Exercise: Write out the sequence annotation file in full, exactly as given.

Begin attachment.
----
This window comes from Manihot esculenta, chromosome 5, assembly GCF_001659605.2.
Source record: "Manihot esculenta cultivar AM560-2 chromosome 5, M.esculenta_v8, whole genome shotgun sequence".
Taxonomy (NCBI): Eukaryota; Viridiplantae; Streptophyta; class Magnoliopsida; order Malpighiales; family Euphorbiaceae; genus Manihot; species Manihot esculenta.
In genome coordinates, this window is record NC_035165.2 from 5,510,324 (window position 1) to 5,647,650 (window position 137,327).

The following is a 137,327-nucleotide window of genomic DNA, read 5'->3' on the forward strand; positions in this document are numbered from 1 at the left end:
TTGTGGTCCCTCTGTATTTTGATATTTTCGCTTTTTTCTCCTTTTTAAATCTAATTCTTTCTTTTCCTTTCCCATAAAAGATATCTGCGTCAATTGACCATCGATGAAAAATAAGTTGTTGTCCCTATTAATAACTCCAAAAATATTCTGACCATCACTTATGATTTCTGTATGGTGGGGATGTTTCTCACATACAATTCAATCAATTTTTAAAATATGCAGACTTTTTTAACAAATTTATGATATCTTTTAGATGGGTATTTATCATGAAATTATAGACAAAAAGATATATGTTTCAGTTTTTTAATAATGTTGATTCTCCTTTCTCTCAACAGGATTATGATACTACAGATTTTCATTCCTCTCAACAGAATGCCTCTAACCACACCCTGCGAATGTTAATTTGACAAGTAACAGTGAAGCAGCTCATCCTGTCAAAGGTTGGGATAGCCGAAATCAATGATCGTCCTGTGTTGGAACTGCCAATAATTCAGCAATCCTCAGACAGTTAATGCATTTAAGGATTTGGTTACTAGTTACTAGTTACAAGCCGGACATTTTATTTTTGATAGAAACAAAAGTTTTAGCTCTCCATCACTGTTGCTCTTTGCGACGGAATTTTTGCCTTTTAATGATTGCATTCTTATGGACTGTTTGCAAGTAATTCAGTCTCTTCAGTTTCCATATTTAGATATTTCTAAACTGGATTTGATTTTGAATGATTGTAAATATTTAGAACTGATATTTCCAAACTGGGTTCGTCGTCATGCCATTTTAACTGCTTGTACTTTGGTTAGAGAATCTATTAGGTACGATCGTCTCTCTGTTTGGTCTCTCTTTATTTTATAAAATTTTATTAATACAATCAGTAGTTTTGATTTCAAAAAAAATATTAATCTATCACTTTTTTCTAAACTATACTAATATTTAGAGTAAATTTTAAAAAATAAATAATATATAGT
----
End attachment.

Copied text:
This window comes from Manihot esculenta, chromosome 5, assembly GCF_001659605.2.
Source record: "Manihot esculenta cultivar AM560-2 chromosome 5, M.esculenta_v8, whole genome shotgun sequence".
Taxonomy (NCBI): Eukaryota; Viridiplantae; Streptophyta; class Magnoliopsida; order Malpighiales; family Euphorbiaceae; genus Manihot; species Manihot esculenta.
In genome coordinates, this window is record NC_035165.2 from 5,510,324 (window position 1) to 5,647,650 (window position 137,327).

The following is a 137,327-nucleotide window of genomic DNA, read 5'->3' on the forward strand; positions in this document are numbered from 1 at the left end:
TTGTGGTCCCTCTGTATTTTGATATTTTCGCTTTTTTCTCCTTTTTAAATCTAATTCTTTCTTTTCCTTTCCCATAAAAGATATCTGCGTCAATTGACCATCGATGAAAAATAAGTTGTTGTCCCTATTAATAACTCCAAAAATATTCTGACCATCACTTATGATTTCTGTATGGTGGGGATGTTTCTCACATACAATTCAATCAATTTTTAAAATATGCAGACTTTTTTAACAAATTTATGATATCTTTTAGATGGGTATTTATCATGAAATTATAGACAAAAAGATATATGTTTCAGTTTTTTAATAATGTTGATTCTCCTTTCTCTCAACAGGATTATGATACTACAGATTTTCATTCCTCTCAACAGAATGCCTCTAACCACACCCTGCGAATGTTAATTTGACAAGTAACAGTGAAGCAGCTCATCCTGTCAAAGGTTGGGATAGCCGAAATCAATGATCGTCCTGTGTTGGAACTGCCAATAATTCAGCAATCCTCAGACAGTTAATGCATTTAAGGATTTGGTTACTAGTTACTAGTTACAAGCCGGACATTTTATTTTTGATAGAAACAAAAGTTTTAGCTCTCCATCACTGTTGCTCTTTGCGACGGAATTTTTGCCTTTTAATGATTGCATTCTTATGGACTGTTTGCAAGTAATTCAGTCTCTTCAGTTTCCATATTTAGATATTTCTAAACTGGATTTGATTTTGAATGATTGTAAATATTTAGAACTGATATTTCCAAACTGGGTTCGTCGTCATGCCATTTTAACTGCTTGTACTTTGGTTAGAGAATCTATTAGGTACGATCGTCTCTCTGTTTGGTCTCTCTTTATTTTATAAAATTTTATTAATACAATCAGTAGTTTTGATTTCAAAAAAAATATTAATCTATCACTTTTTTCTAAACTATACTAATATTTAGAGTAAATTTTAAAAAATAAATAATATATAGT